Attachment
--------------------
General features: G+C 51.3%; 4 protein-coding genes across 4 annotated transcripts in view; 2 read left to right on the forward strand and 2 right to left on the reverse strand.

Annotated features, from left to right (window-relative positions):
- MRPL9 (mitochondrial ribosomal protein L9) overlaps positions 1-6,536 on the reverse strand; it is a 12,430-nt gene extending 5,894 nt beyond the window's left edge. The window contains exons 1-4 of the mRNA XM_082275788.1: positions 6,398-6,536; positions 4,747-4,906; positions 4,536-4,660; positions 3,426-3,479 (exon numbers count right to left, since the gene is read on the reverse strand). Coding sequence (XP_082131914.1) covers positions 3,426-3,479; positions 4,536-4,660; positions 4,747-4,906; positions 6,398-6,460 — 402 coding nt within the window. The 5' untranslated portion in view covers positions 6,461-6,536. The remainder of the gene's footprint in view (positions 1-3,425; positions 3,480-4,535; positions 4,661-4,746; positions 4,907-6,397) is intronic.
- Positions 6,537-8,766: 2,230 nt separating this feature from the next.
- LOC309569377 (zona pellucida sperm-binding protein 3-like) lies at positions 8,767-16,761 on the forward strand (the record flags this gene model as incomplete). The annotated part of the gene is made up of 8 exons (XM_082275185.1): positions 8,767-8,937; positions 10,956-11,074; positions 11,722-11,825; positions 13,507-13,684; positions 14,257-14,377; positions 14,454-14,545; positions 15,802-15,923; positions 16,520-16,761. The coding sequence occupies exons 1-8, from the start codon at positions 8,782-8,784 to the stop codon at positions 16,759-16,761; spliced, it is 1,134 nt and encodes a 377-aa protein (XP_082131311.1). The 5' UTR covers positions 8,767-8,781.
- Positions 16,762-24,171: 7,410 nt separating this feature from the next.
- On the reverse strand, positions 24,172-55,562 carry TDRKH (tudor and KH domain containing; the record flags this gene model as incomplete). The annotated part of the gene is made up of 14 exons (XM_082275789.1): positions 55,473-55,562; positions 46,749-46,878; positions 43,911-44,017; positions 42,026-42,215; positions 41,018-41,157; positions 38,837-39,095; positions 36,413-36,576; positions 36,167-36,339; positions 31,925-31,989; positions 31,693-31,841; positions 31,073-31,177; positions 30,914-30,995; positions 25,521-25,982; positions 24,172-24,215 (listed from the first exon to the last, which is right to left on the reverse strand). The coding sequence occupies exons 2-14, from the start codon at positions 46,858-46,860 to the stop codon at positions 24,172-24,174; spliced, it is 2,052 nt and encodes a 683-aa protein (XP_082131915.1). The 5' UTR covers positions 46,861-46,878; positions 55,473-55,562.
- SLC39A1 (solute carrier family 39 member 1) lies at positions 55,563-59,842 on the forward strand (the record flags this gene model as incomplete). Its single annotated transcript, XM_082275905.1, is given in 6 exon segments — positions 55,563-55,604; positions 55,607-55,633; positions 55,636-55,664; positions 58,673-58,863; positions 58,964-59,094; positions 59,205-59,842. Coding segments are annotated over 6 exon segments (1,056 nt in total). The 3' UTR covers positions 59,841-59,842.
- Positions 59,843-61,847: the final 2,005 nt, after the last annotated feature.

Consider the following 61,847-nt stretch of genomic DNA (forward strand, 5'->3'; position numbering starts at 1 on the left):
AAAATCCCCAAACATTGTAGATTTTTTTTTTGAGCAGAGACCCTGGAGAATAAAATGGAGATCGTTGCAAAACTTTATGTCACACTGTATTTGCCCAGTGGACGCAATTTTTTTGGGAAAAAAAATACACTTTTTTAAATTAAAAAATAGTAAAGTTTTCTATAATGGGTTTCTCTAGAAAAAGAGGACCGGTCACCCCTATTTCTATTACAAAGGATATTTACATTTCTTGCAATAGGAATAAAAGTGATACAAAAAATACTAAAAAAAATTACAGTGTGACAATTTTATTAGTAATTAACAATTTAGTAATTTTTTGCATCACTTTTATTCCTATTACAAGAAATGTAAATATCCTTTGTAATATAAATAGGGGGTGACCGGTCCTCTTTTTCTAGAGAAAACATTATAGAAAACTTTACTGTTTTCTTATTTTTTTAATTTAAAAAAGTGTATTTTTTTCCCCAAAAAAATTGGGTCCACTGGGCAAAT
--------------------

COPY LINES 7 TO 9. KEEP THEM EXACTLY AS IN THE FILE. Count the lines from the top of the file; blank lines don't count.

- On the reverse strand, positions 24,172-55,562 carry TDRKH (tudor and KH domain containing; the record flags this gene model as incomplete). The annotated part of the gene is made up of 14 exons (XM_082275789.1): positions 55,473-55,562; positions 46,749-46,878; positions 43,911-44,017; positions 42,026-42,215; positions 41,018-41,157; positions 38,837-39,095; positions 36,413-36,576; positions 36,167-36,339; positions 31,925-31,989; positions 31,693-31,841; positions 31,073-31,177; positions 30,914-30,995; positions 25,521-25,982; positions 24,172-24,215 (listed from the first exon to the last, which is right to left on the reverse strand). The coding sequence occupies exons 2-14, from the start codon at positions 46,858-46,860 to the stop codon at positions 24,172-24,174; spliced, it is 2,052 nt and encodes a 683-aa protein (XP_082131915.1). The 5' UTR covers positions 46,861-46,878; positions 55,473-55,562.
- SLC39A1 (solute carrier family 39 member 1) lies at positions 55,563-59,842 on the forward strand (the record flags this gene model as incomplete). Its single annotated transcript, XM_082275905.1, is given in 6 exon segments — positions 55,563-55,604; positions 55,607-55,633; positions 55,636-55,664; positions 58,673-58,863; positions 58,964-59,094; positions 59,205-59,842. Coding segments are annotated over 6 exon segments (1,056 nt in total). The 3' UTR covers positions 59,841-59,842.
- Positions 59,843-61,847: the final 2,005 nt, after the last annotated feature.